U.S. judge says Sheahan smeared him in affidavit
Thursday, March 02, 2006
by Michael Higgins
A federal judge fired back Wednesday at Cook County Sheriff Michael Sheahan, saying the sheriff had unfairly smeared him in an affidavit that charged the judge had "utter disdain" for law enforcement.
"How can any responsible attorney say that?" U.S. District Judge Ruben Castillo asked Sheahan's lawyer. "You would do that to my career? ... I think it's an utter disservice to me and my career."
Castillo asked Michael Hayes Sr., attorney for Sheahan and several other defendants in a civil lawsuit, whether he and his clients knew that Castillo had been a federal prosecutor.
The judge asked whether they knew that his work on one case had caused a drug dealer to plot to kill him and that the dealer was now serving a life sentence.
Hayes insisted in court that the affidavit represented his client's view and not his own. But Hayes didn't retreat from the position that Castillo had shown bias against Sheahan and others and should step down from the case.
Castillo said he would give Sheahan and other sheriff's officials a week to consider whether to amend their motion to recuse. He said he might rule on the motion at a hearing set for March 17.
The battle stems from a lawsuit that two former jail guards, Roger Fairley and Richard Gackowski, filed in 2003. The guards allege that they were subjected to harassment and threats--and eventually forced to resign--because they refused to cover up an alleged jail beating in 2000.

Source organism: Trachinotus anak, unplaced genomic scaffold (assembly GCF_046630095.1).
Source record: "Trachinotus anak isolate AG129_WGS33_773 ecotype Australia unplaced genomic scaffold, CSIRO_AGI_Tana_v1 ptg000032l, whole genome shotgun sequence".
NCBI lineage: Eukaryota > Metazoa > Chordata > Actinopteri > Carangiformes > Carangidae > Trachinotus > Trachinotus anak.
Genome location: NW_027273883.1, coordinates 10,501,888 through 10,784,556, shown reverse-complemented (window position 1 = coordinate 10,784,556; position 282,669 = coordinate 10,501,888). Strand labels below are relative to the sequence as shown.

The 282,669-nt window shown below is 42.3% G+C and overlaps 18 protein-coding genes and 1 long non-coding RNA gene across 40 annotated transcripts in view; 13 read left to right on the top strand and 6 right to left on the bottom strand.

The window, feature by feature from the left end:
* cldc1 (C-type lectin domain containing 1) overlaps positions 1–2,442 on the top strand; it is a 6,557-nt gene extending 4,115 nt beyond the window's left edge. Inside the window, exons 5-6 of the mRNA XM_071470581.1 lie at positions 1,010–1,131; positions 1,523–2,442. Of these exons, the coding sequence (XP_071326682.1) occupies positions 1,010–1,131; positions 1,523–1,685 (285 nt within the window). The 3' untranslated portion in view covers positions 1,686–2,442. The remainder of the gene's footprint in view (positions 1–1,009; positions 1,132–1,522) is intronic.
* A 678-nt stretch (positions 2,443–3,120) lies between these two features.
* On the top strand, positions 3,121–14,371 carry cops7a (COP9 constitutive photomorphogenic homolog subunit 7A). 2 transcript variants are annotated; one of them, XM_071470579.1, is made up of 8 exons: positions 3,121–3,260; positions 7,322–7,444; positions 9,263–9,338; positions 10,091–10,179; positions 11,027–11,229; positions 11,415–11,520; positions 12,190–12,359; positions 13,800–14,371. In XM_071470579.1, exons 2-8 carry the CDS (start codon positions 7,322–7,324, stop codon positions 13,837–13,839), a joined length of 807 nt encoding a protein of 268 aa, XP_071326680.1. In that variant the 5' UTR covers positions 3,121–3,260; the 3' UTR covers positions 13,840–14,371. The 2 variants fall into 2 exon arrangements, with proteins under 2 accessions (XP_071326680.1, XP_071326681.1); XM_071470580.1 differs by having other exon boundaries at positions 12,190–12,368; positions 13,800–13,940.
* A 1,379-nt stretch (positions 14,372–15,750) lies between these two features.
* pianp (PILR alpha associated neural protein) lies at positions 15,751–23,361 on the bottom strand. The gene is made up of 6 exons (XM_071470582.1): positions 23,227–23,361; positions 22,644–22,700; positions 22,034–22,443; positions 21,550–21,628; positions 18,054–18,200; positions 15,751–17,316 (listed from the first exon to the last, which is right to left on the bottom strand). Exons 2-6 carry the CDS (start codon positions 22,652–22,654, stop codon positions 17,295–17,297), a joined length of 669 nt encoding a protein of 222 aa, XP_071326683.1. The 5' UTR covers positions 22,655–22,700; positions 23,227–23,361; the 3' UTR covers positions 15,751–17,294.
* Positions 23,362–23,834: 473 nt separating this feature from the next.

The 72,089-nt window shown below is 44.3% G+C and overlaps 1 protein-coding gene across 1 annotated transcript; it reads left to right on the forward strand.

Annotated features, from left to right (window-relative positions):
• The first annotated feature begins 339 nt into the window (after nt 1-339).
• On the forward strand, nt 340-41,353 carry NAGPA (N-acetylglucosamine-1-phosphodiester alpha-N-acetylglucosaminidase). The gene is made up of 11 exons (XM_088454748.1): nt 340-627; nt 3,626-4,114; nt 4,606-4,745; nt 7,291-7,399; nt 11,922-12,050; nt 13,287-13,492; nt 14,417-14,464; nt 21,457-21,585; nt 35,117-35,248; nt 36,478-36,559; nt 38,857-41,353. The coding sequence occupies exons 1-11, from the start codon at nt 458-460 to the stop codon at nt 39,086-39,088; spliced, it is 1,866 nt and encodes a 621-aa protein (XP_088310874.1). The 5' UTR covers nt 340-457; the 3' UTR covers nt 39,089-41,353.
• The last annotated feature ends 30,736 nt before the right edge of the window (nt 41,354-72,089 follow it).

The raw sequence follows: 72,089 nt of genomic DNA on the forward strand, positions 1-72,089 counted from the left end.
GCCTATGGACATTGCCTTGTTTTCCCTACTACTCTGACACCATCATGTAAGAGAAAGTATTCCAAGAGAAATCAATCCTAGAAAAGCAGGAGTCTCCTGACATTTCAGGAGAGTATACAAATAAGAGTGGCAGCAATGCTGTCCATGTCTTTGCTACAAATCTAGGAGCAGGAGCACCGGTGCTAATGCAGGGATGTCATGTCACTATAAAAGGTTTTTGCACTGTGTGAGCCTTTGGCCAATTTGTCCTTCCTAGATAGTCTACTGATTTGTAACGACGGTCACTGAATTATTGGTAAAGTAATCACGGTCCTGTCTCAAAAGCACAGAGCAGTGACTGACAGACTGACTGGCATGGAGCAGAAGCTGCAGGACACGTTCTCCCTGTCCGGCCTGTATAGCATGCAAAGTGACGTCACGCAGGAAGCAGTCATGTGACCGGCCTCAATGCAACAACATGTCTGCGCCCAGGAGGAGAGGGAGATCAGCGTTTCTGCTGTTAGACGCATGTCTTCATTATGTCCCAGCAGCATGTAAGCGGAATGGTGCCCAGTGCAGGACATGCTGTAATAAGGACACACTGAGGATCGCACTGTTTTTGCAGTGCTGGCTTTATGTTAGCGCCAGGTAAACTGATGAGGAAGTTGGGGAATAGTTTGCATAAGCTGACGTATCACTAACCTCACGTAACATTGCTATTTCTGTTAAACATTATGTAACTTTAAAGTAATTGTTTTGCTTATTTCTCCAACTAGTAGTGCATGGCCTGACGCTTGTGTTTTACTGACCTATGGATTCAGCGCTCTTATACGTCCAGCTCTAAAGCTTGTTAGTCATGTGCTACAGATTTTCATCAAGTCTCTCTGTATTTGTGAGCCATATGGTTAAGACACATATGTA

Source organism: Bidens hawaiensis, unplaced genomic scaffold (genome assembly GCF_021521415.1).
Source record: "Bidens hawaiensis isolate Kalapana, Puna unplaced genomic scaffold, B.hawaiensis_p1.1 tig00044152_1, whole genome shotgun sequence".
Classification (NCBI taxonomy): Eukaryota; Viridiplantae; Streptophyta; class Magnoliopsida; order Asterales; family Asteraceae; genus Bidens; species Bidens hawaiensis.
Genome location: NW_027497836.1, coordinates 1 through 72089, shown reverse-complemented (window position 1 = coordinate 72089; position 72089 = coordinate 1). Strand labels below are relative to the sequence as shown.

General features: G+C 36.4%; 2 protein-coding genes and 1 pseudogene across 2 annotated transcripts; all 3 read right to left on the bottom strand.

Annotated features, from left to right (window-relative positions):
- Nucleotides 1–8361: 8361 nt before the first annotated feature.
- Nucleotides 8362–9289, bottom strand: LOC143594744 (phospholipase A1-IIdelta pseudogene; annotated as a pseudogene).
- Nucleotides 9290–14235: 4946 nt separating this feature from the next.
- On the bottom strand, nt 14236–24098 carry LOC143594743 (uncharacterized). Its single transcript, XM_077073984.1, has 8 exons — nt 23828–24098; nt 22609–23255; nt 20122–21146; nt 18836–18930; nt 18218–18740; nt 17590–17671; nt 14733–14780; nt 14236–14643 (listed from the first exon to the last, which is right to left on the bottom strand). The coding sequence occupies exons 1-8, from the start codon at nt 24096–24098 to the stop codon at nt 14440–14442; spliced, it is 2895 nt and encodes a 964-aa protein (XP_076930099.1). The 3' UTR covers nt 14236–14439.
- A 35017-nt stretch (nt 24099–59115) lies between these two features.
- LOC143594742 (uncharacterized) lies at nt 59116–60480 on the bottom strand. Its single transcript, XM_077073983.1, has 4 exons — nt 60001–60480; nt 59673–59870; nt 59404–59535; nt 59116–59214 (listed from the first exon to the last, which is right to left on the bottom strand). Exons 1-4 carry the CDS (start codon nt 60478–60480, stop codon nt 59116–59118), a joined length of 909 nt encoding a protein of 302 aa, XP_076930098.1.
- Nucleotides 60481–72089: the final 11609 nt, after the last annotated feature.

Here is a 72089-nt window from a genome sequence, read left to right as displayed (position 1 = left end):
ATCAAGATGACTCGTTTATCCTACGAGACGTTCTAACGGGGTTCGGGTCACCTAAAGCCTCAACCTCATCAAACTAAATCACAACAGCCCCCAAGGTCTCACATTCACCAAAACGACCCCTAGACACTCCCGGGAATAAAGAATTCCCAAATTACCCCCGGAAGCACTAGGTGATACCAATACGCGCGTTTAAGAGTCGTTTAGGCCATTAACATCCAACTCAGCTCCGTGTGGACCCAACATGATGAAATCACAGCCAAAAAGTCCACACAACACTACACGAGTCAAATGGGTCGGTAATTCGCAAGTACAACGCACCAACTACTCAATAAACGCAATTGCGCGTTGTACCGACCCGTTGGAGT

In several hearings, Castillo has expressed dismay that the County Board's litigation subcommittee had not authorized the county's lawyers to negotiate a settlement. At a hearing in November, Castillo called the county's ongoing legal fees a "misexpenditure of public funds."
Hayes said Castillo went too far at a hearing last month when he compared the legal fees to money lost through political corruption. "While this is not a public corruption case, any time taxpayer money is wasted, that, to me is the equivalent of corruption," Castillo said at the hearing.
Sheahan was one of 12 defendants who filed motions last week asking Castillo to step down.
The county, which is represented by Cook County State's Atty. Richard Devine's office, did not join in the motion to recuse.
"Maybe I've pushed too hard to settle this case," Castillo said Wednesday, adding that, if so, it was because the case has dragged on for three years.
Castillo said he had nothing personal against Sheahan or any other defendants.